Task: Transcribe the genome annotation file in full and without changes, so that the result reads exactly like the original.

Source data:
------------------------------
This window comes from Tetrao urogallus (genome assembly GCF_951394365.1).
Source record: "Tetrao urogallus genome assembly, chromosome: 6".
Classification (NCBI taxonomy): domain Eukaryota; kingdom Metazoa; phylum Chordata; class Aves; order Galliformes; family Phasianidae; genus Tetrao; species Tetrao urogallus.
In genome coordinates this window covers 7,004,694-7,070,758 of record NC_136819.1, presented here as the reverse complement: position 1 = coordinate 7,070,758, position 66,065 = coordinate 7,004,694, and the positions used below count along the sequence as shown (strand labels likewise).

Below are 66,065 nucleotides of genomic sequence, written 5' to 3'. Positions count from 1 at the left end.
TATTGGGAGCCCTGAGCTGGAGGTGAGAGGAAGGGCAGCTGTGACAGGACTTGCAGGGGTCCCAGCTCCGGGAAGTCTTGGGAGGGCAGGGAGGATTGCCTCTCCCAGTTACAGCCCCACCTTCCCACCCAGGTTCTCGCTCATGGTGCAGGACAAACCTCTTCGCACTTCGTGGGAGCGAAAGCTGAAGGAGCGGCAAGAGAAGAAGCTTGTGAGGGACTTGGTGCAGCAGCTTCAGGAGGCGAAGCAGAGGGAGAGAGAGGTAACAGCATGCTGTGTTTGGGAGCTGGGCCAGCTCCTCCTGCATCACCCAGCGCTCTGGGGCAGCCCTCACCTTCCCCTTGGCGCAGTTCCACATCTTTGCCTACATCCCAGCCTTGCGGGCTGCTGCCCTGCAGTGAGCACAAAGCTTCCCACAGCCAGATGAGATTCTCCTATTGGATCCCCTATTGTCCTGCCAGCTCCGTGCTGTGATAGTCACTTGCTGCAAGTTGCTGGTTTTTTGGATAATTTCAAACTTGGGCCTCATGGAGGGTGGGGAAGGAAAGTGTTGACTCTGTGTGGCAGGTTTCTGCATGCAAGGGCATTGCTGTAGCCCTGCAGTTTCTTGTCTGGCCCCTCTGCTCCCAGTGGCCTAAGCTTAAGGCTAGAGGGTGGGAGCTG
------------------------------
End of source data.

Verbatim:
This window comes from Tetrao urogallus (genome assembly GCF_951394365.1).
Source record: "Tetrao urogallus genome assembly, chromosome: 6".
Classification (NCBI taxonomy): domain Eukaryota; kingdom Metazoa; phylum Chordata; class Aves; order Galliformes; family Phasianidae; genus Tetrao; species Tetrao urogallus.
In genome coordinates this window covers 7,004,694-7,070,758 of record NC_136819.1, presented here as the reverse complement: position 1 = coordinate 7,070,758, position 66,065 = coordinate 7,004,694, and the positions used below count along the sequence as shown (strand labels likewise).

Below are 66,065 nucleotides of genomic sequence, written 5' to 3'. Positions count from 1 at the left end.
TATTGGGAGCCCTGAGCTGGAGGTGAGAGGAAGGGCAGCTGTGACAGGACTTGCAGGGGTCCCAGCTCCGGGAAGTCTTGGGAGGGCAGGGAGGATTGCCTCTCCCAGTTACAGCCCCACCTTCCCACCCAGGTTCTCGCTCATGGTGCAGGACAAACCTCTTCGCACTTCGTGGGAGCGAAAGCTGAAGGAGCGGCAAGAGAAGAAGCTTGTGAGGGACTTGGTGCAGCAGCTTCAGGAGGCGAAGCAGAGGGAGAGAGAGGTAACAGCATGCTGTGTTTGGGAGCTGGGCCAGCTCCTCCTGCATCACCCAGCGCTCTGGGGCAGCCCTCACCTTCCCCTTGGCGCAGTTCCACATCTTTGCCTACATCCCAGCCTTGCGGGCTGCTGCCCTGCAGTGAGCACAAAGCTTCCCACAGCCAGATGAGATTCTCCTATTGGATCCCCTATTGTCCTGCCAGCTCCGTGCTGTGATAGTCACTTGCTGCAAGTTGCTGGTTTTTTGGATAATTTCAAACTTGGGCCTCATGGAGGGTGGGGAAGGAAAGTGTTGACTCTGTGTGGCAGGTTTCTGCATGCAAGGGCATTGCTGTAGCCCTGCAGTTTCTTGTCTGGCCCCTCTGCTCCCAGTGGCCTAAGCTTAAGGCTAGAGGGTGGGAGCTG